Videostroboscopy, Mirror, and Fiberoptic Laryngoscopy: Objective Comparisons

By Dworkin, James Paul; Stachler, Robert J. et al. | Journal of Medical Speech - Language Pathology, September 2004 | Go to article overview

Videostroboscopy, Mirror, and Fiberoptic Laryngoscopy: Objective Comparisons


Dworkin, James Paul, Stachler, Robert J., Kewson, Danny T., Meleca, Robert J., Garfield, Ilene, Journal of Medical Speech - Language Pathology


This investigation represents a retrospective analysis of the degree to which rigid endoscope videolaryngostroboscopy either augmented or altered initial laryngeal examination findings and treatment recommendations obtained during mirror or fiberoptic laryngoscopy in 130 subjects. Results revealed that stroboscopy added important new information or actually influenced changes in the original diagnoses and treatment plans in more than 20% of the study population. These findings are discussed, and directions for future research are suggested, especially with respect to the value of videolaryngostroboscopy versus simpler and less expensive videolaryngoendoscopy.

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In 1855, Manuel Garcia first reported use of a dental mirror for examining the laryngeal inlet (Mackinlay, 1908). Since then, there have been numerous technological advances that have enabled detailed study of both the anatomical and biome-chanical characteristics of the larynx previously not accomplished via indirect mirror laryngoscopy (ML) alone. Perhaps of greatest significance was the advent of both flexible and rigid fiberoptic endoscopes (Silberman, Wilf, & Tucker, 1976; Williams, Farquharson, & Anthony, 1975). Over the past two decades, the coupling of videostroboscopic and multichip camera equipment with these viewing instruments to enhance the images obtained has revolutionized the field of modern laryngology (Yoshida, 1977). Collectively, these instruments have improved the diagnostic reliability of in-office laryngoscopy, and they have facilitated scientific investigations of normal laryngeal anatomy and functioning as well as the pathophysiology of various vocal pathologies (Leonard et al., 2002).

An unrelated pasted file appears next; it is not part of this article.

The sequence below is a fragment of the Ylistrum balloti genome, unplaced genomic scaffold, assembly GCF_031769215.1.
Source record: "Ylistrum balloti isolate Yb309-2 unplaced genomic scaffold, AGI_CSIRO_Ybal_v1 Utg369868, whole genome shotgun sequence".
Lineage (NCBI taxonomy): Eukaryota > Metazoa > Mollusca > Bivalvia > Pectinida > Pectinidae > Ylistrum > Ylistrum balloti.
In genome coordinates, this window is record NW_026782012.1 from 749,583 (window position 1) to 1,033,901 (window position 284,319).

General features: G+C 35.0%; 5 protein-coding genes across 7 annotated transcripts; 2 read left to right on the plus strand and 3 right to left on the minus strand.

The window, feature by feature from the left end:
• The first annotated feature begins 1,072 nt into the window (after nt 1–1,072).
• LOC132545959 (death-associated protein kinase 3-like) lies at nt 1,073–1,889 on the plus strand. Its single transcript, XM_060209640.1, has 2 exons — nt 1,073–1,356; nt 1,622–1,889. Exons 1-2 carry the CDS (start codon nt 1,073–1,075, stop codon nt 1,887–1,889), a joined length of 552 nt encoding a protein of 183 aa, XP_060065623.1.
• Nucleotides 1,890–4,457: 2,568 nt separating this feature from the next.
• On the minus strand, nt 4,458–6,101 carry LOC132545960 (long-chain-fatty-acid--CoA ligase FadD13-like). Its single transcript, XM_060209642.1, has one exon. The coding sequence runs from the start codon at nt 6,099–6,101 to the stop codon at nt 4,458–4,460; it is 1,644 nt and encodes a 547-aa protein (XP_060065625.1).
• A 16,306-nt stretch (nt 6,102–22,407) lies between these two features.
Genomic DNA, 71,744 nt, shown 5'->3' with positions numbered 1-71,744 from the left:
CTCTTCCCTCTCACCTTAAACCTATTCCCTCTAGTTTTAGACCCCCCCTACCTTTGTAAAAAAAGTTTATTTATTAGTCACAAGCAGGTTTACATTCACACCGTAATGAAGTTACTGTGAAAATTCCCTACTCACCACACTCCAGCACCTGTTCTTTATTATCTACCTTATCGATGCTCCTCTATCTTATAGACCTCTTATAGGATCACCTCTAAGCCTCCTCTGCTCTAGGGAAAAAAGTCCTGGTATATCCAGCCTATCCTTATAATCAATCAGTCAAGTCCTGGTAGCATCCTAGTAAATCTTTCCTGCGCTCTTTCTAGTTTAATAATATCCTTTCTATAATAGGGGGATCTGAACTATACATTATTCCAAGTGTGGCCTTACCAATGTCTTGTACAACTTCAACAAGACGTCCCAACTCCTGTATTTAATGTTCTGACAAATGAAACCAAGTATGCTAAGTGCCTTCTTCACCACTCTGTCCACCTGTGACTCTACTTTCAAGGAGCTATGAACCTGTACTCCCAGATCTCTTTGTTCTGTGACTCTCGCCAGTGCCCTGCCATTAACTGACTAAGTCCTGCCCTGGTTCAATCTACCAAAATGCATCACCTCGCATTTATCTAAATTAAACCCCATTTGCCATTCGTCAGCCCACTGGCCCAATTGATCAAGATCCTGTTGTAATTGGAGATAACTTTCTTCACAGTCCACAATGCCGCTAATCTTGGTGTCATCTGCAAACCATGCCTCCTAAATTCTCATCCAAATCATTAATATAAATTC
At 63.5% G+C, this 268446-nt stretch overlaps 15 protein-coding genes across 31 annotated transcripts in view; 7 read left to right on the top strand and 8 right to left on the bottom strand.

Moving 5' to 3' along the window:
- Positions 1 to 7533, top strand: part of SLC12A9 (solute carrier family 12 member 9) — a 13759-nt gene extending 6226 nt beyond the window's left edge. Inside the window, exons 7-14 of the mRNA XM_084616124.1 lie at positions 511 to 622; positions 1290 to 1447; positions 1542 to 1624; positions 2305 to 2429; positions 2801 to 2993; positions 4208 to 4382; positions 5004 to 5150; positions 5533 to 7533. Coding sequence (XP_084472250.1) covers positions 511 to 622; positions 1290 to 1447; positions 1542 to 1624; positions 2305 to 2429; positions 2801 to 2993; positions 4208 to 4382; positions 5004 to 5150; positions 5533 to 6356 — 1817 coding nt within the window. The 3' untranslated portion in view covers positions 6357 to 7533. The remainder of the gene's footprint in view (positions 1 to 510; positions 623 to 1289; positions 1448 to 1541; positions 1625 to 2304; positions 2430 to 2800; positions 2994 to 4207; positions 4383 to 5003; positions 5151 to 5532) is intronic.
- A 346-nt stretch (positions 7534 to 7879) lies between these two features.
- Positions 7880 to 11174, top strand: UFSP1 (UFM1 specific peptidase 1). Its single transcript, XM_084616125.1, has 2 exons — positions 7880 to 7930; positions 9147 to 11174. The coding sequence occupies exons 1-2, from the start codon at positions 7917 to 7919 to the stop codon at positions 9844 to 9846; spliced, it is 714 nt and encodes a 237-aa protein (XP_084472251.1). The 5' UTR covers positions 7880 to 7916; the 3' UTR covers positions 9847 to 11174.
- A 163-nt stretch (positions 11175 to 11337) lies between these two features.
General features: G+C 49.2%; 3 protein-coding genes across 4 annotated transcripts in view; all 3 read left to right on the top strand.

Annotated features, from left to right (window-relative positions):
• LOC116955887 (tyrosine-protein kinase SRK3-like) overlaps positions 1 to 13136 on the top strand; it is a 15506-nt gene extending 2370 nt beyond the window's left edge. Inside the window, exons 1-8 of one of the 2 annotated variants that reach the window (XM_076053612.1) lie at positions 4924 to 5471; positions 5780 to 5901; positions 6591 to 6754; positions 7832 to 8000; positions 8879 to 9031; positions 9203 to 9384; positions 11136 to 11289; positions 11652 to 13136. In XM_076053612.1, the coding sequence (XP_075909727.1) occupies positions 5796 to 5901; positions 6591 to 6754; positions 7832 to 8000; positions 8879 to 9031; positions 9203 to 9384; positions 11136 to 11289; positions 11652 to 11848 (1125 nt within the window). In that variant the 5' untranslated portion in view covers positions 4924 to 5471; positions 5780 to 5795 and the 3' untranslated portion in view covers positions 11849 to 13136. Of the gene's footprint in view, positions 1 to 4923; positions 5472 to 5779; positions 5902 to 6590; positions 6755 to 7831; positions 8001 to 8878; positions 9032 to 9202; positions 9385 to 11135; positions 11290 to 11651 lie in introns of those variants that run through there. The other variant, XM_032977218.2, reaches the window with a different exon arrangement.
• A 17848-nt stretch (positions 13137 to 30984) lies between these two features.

Although ML continues to be routinely employed by most otolaryngologists because it is quick, inexpensive, and affords three-dimensional images of the larynx with accurate tissue coloration, this technique presents several limitations when detailed laryngeal appraisal is desired by the examiner. These include:

1. tendency for the mirror to induce a strong gag response,

2. insufficient illumination of the laryngeal inlet, particularly in those patients with aberrant cartilaginous or soft tissue anatomy,

3. minimal viewing window, and

4. inability to interface a camera for video documentation of findings both before and following required treatments.

Notwithstanding the increased costs associated with use of the aforementioned endoscopic equipment, otolaryngologists and speech-language pathologists (SLP) alike consider this expense differential necessary in order to compensate for or avoid the shortcomings of ML.

Gould (1983) reported that only 70% of MLs proved adequate for diagnoses of various laryngeal pathologies. Barker and Dort's (1991) results were less robust, revealing that only 52% of mirror examinations were reliable compared to an 83% success rate using rigid videolaryngostroboscopy (VLS) for 100 study subjects. Dellon, Hall, and Chretien (1975) contrasted results of flexible fiberoptic endoscopic laryngoscopy (FFL) and ML and demonstrated that the former technique not only augmented general observations of the larynx, but also induced alterations of the diagnostic conclusions in 40% of the cases studied. Sataloff, Spiegel, and Hawkshaw (1991) and Woo, Colton, Casper, and Brewer (1991) investigated the potential additive value of stroboscopy during laryngeal endoscopy. Results revealed that although inclusion of such quasi-slow-motion technology generally promoted diagnostic and treatment benefits when compared to other examination methods, these outcomes were highly variable.

The purpose of the current study was to increase the literature base on this subject. To achieve this objective, we analyzed our clinical experience with various laryngeal examination techniques relative to the extent to which VLS either confirmed, augmented, or actually changed the diagnoses of and treatment plans for patients with vocal pathologies initially evaluated via indirect ML, FFL, or both.

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